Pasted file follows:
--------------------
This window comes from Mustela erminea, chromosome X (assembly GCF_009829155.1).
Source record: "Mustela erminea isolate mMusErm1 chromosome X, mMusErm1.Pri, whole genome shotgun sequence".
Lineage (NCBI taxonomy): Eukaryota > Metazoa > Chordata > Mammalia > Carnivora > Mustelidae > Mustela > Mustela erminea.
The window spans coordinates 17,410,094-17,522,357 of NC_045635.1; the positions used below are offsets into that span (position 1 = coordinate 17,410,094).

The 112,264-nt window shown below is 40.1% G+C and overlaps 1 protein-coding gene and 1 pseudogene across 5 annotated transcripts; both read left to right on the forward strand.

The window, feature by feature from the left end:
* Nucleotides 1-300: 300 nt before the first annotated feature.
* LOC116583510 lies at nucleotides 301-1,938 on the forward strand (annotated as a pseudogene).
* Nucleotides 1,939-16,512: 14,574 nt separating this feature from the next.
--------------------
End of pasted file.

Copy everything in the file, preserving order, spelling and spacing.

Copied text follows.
This window comes from Mustela erminea, chromosome X (assembly GCF_009829155.1).
Source record: "Mustela erminea isolate mMusErm1 chromosome X, mMusErm1.Pri, whole genome shotgun sequence".
Lineage (NCBI taxonomy): Eukaryota > Metazoa > Chordata > Mammalia > Carnivora > Mustelidae > Mustela > Mustela erminea.
The window spans coordinates 17,410,094-17,522,357 of NC_045635.1; the positions used below are offsets into that span (position 1 = coordinate 17,410,094).

The 112,264-nt window shown below is 40.1% G+C and overlaps 1 protein-coding gene and 1 pseudogene across 5 annotated transcripts; both read left to right on the forward strand.

The window, feature by feature from the left end:
* Nucleotides 1-300: 300 nt before the first annotated feature.
* LOC116583510 lies at nucleotides 301-1,938 on the forward strand (annotated as a pseudogene).
* Nucleotides 1,939-16,512: 14,574 nt separating this feature from the next.